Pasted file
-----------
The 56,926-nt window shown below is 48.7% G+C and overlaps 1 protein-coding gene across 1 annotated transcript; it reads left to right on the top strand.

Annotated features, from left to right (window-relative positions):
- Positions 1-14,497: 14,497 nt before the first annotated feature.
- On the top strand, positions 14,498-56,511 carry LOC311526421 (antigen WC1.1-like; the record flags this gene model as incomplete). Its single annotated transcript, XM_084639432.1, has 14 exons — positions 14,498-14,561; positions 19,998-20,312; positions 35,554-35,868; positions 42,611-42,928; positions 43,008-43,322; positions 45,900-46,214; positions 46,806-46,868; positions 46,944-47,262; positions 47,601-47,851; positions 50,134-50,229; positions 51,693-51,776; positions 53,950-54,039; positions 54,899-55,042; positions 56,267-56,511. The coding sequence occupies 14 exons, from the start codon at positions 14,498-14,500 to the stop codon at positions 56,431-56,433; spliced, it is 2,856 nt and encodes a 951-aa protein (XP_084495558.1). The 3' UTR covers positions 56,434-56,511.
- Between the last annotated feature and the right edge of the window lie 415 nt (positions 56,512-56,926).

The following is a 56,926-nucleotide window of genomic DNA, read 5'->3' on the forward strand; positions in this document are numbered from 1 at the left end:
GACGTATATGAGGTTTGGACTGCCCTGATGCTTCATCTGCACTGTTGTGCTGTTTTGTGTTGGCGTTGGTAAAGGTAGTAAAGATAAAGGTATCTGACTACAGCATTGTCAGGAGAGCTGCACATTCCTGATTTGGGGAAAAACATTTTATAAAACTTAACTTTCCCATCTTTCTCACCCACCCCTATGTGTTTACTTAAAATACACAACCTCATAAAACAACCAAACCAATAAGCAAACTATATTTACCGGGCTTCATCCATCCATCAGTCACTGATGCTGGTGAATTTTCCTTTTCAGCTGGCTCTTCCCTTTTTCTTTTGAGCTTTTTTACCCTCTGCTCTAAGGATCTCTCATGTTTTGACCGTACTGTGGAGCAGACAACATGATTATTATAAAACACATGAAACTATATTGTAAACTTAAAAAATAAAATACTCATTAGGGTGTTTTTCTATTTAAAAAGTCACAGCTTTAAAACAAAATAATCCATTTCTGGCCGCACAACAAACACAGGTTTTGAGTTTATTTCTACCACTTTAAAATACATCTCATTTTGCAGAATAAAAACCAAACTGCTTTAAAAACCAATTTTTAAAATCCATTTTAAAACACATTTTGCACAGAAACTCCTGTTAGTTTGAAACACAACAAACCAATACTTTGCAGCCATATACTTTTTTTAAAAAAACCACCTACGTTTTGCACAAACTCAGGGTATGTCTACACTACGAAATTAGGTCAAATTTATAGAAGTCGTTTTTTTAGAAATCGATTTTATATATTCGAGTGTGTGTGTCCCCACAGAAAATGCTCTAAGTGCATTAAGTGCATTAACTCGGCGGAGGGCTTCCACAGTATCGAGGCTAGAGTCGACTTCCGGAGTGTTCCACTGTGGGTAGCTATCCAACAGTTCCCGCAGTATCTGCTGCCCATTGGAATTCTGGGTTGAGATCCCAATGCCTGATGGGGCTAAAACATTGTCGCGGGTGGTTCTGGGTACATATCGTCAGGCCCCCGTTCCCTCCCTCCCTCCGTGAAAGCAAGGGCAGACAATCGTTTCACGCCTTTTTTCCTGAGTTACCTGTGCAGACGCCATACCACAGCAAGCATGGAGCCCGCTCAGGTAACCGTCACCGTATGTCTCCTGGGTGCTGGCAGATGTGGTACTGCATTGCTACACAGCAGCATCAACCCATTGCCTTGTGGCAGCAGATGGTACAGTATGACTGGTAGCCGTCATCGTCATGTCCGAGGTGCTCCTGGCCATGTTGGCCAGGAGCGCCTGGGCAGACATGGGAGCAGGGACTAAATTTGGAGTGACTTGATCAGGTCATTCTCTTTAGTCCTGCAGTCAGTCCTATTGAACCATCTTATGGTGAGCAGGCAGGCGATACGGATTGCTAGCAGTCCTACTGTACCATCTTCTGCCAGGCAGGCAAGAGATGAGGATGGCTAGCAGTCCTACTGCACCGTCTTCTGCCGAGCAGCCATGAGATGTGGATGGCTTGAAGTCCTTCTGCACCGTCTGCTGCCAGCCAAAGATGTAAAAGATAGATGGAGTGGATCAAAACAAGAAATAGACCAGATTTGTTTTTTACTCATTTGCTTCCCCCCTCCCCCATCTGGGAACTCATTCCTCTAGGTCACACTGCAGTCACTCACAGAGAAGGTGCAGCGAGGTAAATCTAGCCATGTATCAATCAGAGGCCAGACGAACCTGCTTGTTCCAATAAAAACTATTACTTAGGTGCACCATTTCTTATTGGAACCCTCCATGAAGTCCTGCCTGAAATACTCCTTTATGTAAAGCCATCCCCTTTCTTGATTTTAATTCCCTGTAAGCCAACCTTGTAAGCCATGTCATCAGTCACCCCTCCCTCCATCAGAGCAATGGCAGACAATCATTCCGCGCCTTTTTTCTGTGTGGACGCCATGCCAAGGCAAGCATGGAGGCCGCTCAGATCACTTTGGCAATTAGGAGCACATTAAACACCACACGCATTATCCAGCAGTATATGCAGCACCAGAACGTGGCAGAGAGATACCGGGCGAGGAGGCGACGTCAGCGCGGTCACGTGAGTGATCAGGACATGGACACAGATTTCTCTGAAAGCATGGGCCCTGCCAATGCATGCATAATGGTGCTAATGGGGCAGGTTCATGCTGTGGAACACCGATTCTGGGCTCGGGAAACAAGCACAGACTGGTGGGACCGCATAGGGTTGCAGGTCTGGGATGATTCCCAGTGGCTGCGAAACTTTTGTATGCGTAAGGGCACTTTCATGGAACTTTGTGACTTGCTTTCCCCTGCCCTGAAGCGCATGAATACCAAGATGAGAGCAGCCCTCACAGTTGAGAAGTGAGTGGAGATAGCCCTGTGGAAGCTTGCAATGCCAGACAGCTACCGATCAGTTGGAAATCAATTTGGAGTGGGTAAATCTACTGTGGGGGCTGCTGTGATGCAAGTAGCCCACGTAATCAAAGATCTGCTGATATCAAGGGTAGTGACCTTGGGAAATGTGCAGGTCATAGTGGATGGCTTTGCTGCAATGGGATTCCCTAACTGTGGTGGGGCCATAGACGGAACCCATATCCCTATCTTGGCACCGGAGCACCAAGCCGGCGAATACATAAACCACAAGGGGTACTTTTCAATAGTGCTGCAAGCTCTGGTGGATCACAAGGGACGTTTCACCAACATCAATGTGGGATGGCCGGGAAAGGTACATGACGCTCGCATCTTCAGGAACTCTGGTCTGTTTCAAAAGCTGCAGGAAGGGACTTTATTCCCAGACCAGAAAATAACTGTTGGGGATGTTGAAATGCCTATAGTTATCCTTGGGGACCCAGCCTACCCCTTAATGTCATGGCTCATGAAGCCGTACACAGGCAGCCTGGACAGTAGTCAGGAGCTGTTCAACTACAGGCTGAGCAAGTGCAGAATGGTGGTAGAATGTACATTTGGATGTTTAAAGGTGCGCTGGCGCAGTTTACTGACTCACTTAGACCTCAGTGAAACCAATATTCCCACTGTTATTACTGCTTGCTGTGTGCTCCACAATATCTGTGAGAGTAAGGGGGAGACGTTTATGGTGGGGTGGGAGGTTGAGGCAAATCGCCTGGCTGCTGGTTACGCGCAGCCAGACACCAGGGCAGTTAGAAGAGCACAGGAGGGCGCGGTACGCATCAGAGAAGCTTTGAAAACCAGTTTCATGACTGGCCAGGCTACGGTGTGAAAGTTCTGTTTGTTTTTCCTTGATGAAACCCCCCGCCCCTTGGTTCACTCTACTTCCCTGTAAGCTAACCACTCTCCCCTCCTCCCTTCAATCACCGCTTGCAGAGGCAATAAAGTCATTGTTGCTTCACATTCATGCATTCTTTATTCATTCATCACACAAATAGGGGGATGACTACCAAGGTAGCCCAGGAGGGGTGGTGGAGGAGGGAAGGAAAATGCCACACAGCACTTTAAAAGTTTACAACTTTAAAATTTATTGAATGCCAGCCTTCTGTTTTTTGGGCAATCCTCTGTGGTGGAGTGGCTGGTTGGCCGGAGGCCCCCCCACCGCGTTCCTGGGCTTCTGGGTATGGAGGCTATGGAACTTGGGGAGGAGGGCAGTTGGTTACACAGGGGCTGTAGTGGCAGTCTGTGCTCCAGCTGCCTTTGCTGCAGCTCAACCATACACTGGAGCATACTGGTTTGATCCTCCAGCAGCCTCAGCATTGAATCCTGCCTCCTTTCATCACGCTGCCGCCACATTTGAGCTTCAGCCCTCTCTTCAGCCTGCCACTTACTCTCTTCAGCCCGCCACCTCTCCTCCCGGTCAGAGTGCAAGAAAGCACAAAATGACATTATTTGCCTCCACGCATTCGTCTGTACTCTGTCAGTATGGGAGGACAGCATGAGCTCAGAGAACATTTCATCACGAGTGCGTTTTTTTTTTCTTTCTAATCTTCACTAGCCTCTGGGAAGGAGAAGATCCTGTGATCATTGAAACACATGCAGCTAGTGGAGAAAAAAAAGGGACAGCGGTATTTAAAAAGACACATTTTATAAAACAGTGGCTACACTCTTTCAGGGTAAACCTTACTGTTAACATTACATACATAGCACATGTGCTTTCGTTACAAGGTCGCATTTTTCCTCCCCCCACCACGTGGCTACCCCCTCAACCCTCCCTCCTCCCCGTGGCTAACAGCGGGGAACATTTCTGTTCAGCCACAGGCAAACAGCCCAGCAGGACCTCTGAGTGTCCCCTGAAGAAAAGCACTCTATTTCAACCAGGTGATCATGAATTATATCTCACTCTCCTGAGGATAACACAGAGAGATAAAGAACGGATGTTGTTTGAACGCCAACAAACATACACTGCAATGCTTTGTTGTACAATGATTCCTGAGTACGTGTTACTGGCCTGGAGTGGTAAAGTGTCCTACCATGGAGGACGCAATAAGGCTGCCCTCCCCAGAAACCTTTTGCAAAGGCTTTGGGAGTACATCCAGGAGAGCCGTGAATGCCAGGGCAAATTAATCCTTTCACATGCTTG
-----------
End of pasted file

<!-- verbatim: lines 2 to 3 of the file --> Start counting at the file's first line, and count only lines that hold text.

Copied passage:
Annotated features, from left to right (window-relative positions):
- Positions 1-14,497: 14,497 nt before the first annotated feature.